The COVID-19 pandemic might pose special challenges to patients with eating disorders (EDs) by interfering with daily routines. The aim of this study was to investigate the impact of the current pandemic on patients with bulimia nervosa (BN).
Fifty-five former inpatients with BN completed an online survey on psychological consequences of the COVID-19 pandemic as well as on changes in health care utilisation and on the use and helpfulness of different coping strategies.
Almost half of patients (49%) reported a deterioration of their ED symptomatology and 62% reported a reduced quality of life. The frequency of binge eating increased in 47% of patients and self-induced vomiting in 36%. Forty-six percent of patients stated a noticeable impairment of psychotherapy. Face-to-face psychotherapy decreased by 56% but videoconferencing therapy was only used by 22% of patients. Enjoyable activities, virtual social contacts with friends and mild physical activities were rated as the most helpful coping strategies among those most used.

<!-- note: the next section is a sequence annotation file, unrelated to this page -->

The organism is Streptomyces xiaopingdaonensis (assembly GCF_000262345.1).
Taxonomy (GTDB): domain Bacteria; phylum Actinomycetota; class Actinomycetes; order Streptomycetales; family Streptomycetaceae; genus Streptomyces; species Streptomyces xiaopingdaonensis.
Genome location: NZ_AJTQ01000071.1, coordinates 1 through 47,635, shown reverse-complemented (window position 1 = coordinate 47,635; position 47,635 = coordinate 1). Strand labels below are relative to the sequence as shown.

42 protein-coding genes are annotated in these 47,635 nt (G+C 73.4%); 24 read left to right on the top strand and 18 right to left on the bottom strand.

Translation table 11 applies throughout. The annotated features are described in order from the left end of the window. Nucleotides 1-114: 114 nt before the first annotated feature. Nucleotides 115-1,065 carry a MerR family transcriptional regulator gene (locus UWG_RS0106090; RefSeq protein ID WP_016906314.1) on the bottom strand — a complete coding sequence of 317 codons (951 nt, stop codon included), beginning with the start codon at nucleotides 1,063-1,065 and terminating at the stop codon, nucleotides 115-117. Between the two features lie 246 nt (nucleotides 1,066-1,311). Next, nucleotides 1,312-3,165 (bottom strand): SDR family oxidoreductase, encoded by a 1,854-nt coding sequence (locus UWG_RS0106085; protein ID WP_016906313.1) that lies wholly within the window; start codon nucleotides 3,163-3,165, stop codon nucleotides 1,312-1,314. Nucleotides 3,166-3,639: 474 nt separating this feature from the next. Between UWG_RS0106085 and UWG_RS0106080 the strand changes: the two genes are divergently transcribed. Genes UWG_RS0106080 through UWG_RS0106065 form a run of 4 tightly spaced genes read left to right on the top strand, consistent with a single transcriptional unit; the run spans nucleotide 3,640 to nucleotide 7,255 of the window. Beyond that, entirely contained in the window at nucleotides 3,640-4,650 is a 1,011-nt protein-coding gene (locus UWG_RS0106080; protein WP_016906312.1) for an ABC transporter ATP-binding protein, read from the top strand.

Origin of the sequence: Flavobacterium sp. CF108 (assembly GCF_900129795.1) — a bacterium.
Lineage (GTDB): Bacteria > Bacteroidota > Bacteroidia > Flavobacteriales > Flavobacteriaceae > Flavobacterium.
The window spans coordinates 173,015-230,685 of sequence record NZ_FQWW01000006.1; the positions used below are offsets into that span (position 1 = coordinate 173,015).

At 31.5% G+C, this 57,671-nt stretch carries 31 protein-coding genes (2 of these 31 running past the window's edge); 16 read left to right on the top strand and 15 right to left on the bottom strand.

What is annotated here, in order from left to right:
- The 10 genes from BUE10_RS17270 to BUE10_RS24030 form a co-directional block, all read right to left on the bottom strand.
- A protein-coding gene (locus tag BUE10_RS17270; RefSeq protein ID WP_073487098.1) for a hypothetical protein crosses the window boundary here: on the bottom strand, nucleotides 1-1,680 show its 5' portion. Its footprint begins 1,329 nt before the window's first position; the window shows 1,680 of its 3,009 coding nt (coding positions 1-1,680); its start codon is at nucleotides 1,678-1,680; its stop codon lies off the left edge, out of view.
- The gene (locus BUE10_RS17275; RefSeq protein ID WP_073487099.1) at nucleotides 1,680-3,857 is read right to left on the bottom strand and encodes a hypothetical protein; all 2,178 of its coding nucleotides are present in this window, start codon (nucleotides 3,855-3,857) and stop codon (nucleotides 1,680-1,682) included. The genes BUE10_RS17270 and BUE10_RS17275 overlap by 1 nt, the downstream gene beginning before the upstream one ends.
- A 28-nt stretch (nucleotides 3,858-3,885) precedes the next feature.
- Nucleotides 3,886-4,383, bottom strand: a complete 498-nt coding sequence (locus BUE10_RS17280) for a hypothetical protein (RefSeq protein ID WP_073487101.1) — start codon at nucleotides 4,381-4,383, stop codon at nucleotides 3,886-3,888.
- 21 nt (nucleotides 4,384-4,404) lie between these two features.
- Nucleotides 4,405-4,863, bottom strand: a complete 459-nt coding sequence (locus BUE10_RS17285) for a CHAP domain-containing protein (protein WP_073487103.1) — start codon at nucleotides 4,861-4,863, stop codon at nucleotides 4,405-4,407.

Approximately one half to two-thirds of former inpatients with BN experienced a negative impact of the crisis on their ED symptomatology and quality of life. In challenging times when face-to-face therapy options are restricted, e-health treatments such as videoconferencing therapy should be considered to ensure continuity of care.
© 2020 The Authors. European Eating Disorders Review published by Eating Disorders Association and John Wiley & Sons Ltd.